While Ball has the title of greatest playmaker in this draft, I’d say that Haliburton is the smartest. He almost has that Nikola Jokic level of feel for where his teammates are, seemingly without even looking. A lack of athleticism and an elite handle will limit him, but he won’t be in the NBA to score. Haliburton is the very definition of a floor general. When his team has a five-point lead at crunch time and just needs to hold onto it, that’s when his calming presence will be felt.

The analytical crowd loves Haliburton. It’s really simple. The guy is good at basketball. He makes the right plays. He won’t force shots. Haliburton will probably never be an all-star, and that’s okay. He doesn’t need to be.

The Wings

Shifting our focus to the wings, this is where things get a little confusing. The top tier consists of another trio: Anthony Edwards, Isaac Okoro, and Deni Avdija. Each is vastly different from the other, unlike the guards. In a league that is dominated by wings, nailing these picks is becoming more and more critical.

Depending on who you talk to, Edwards could be considered a guard, but in my eyes, he’s a wing. He boasts probably the best and most inaccurate nickname for a player in this draft, Antman, which is very deceiving. The first thing that everyone notices is his overwhelming physical tools and capabilities. He’s big, strong, and fast. It doesn’t get better than that.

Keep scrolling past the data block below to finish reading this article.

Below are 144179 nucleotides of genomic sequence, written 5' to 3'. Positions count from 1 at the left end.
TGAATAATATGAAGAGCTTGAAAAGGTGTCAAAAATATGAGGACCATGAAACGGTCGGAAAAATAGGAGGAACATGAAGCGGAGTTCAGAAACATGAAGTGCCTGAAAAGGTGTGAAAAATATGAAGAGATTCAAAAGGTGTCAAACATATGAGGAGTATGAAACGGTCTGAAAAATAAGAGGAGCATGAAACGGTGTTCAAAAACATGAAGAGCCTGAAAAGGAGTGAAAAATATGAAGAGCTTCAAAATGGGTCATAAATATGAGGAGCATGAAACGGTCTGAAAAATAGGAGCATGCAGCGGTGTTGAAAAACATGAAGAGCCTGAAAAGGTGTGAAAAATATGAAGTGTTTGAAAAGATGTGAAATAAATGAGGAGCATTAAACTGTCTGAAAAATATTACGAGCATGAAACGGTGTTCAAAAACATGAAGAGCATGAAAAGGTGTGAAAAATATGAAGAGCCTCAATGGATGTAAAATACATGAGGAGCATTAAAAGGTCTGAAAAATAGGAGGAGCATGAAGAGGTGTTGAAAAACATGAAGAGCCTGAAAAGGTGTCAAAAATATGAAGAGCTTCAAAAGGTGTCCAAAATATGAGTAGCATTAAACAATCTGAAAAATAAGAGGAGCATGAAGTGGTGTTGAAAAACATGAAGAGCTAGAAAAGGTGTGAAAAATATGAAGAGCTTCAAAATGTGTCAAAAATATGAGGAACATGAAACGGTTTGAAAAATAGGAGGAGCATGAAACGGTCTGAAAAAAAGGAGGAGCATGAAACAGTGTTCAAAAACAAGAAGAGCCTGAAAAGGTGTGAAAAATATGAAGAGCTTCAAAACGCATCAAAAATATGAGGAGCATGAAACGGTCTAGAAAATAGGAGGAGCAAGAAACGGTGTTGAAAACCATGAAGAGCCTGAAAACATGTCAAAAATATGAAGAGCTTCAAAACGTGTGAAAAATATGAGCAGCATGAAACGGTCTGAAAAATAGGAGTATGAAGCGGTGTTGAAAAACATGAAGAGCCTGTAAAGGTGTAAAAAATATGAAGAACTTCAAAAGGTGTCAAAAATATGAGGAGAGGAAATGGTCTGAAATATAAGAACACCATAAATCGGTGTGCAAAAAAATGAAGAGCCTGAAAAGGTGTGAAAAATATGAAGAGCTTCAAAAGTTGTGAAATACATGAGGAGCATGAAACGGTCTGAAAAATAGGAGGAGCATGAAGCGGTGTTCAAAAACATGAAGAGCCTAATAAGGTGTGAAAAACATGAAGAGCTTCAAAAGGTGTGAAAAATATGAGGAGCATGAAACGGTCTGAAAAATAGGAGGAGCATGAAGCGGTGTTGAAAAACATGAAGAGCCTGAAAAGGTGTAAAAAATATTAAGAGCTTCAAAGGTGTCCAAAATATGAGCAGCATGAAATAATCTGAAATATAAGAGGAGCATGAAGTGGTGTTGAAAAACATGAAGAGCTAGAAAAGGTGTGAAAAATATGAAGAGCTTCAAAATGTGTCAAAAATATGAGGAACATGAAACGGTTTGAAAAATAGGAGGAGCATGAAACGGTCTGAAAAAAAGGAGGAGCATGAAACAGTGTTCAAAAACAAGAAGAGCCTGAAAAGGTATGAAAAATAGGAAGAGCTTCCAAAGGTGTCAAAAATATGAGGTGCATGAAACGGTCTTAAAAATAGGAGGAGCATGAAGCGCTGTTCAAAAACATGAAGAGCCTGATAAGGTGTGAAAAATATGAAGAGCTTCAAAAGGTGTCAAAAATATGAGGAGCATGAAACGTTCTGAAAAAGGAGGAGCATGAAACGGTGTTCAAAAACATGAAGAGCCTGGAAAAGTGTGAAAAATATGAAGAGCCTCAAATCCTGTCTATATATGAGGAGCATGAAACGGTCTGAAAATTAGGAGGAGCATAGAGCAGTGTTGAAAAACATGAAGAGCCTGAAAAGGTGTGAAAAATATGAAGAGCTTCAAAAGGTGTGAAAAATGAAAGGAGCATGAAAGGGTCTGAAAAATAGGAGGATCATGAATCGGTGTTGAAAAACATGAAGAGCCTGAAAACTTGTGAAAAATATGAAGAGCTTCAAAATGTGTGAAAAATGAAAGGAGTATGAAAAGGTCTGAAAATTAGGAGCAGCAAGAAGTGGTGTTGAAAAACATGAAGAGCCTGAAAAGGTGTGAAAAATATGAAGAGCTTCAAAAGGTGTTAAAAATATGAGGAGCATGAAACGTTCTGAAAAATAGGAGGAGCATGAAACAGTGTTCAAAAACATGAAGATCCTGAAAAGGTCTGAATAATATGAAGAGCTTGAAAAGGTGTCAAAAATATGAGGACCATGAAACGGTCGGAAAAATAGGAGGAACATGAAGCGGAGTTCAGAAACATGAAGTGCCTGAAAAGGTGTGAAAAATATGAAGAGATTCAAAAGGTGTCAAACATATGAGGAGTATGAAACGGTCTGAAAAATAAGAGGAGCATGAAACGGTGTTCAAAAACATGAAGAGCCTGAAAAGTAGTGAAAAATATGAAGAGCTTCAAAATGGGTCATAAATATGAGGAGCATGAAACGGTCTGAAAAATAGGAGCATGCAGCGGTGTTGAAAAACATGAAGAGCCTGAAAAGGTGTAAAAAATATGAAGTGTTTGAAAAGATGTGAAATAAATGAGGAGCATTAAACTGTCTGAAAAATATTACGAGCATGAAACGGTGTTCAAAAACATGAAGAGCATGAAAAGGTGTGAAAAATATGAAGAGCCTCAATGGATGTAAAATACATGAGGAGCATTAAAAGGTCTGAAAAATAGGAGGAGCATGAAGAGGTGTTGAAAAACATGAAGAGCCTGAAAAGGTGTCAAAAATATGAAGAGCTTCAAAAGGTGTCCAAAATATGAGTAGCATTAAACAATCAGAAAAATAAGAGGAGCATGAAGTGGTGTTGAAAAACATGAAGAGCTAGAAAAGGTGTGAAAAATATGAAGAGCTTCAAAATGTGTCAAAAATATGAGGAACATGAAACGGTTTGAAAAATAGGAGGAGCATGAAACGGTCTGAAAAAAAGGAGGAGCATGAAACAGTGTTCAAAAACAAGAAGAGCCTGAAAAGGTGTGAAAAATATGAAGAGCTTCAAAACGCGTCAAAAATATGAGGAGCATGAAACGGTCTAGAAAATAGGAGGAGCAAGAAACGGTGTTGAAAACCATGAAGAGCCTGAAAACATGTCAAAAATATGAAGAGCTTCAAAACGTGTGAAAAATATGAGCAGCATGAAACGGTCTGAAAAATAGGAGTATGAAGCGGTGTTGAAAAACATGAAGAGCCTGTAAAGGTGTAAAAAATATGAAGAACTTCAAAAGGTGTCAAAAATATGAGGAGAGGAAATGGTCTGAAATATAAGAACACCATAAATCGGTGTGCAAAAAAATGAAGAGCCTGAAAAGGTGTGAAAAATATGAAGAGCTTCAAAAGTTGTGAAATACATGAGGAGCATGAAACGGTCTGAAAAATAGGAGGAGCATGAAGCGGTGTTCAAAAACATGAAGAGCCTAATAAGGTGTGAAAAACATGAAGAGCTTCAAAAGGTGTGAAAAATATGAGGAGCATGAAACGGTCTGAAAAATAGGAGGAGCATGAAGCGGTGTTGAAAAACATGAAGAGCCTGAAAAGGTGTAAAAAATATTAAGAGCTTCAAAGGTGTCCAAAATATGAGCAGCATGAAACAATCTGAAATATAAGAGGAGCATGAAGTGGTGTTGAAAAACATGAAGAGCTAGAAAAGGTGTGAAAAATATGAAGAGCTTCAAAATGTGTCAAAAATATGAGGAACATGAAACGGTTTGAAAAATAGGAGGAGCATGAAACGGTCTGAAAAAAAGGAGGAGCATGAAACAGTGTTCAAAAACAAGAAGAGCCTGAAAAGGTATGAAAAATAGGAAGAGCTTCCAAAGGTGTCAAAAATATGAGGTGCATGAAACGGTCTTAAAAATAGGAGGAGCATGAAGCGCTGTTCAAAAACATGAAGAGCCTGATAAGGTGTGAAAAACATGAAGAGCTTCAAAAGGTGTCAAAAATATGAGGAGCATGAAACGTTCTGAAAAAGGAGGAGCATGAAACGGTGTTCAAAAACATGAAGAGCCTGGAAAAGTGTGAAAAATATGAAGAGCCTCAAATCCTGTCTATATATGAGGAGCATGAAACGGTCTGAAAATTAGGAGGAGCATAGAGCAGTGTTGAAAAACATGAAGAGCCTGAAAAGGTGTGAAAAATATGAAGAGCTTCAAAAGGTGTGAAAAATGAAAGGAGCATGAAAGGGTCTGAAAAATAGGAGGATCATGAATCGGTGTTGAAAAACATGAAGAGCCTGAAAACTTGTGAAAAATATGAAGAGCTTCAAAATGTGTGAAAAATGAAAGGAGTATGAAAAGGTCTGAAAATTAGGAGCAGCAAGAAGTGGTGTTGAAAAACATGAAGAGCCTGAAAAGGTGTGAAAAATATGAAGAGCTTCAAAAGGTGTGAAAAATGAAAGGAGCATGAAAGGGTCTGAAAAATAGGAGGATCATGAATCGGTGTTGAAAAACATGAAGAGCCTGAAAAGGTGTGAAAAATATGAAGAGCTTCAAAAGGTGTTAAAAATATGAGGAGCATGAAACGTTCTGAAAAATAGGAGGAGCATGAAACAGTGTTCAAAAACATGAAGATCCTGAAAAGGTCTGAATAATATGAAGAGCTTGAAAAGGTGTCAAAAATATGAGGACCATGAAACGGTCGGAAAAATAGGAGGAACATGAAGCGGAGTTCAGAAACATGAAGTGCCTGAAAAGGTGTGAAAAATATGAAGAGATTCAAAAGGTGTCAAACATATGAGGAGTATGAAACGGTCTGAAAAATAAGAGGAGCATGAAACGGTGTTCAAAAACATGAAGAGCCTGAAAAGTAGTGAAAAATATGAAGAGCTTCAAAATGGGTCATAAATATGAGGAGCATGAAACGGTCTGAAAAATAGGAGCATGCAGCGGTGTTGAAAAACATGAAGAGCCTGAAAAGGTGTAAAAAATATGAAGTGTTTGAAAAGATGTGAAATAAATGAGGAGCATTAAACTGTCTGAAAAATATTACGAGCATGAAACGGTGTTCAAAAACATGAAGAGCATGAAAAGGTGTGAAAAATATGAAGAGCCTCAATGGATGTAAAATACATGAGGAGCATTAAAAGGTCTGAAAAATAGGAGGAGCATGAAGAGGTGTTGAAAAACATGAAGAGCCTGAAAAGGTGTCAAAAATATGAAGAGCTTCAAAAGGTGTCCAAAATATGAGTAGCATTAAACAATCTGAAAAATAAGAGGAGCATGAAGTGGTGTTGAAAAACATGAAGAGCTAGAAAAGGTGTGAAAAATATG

Nobody has ever questioned Edwards’ physical attributes and potential, especially as a scorer. As a freshman this season with Georgia, he ranked third in the SEC with 19.1 points per game, while making a modest 40.2 percent of his shots. From that point on, however, it gets murky. Sometimes, watching him is like watching two completely different players. At times, he’ll completely take over games. He’ll drive into the paint with ease and throw it down with authority. He’ll split two defenders by whipping a bounce pass to a wide-open teammate. He’ll knock down multiple threes in a row with confidence.

Unfortunately, that is only half of the story. Often Edwards will float around on offense or ball-watch on defense. He’ll fail to box-out and give up an easy offensive board. He’ll pull-up on multiple contested threes in a row and brick them all.

When engaged, Edwards is a force to be reckoned with. We don’t see that all the time, though. At this stage, his basketball IQ, effort level, and awareness are certainly lacking. There’s still some considerable progress for him to show before we can be sure he’ll be an effective NBA player, but the Georgia freshman has as strong of a foundation to build upon as anybody in this class.

Also hailing from the SEC, Okoro is the next standout wing from this class. Another multi-positional guy, the Auburn freshman has the skills, versatility, athleticism, and body to play and guard positions 2 through 4.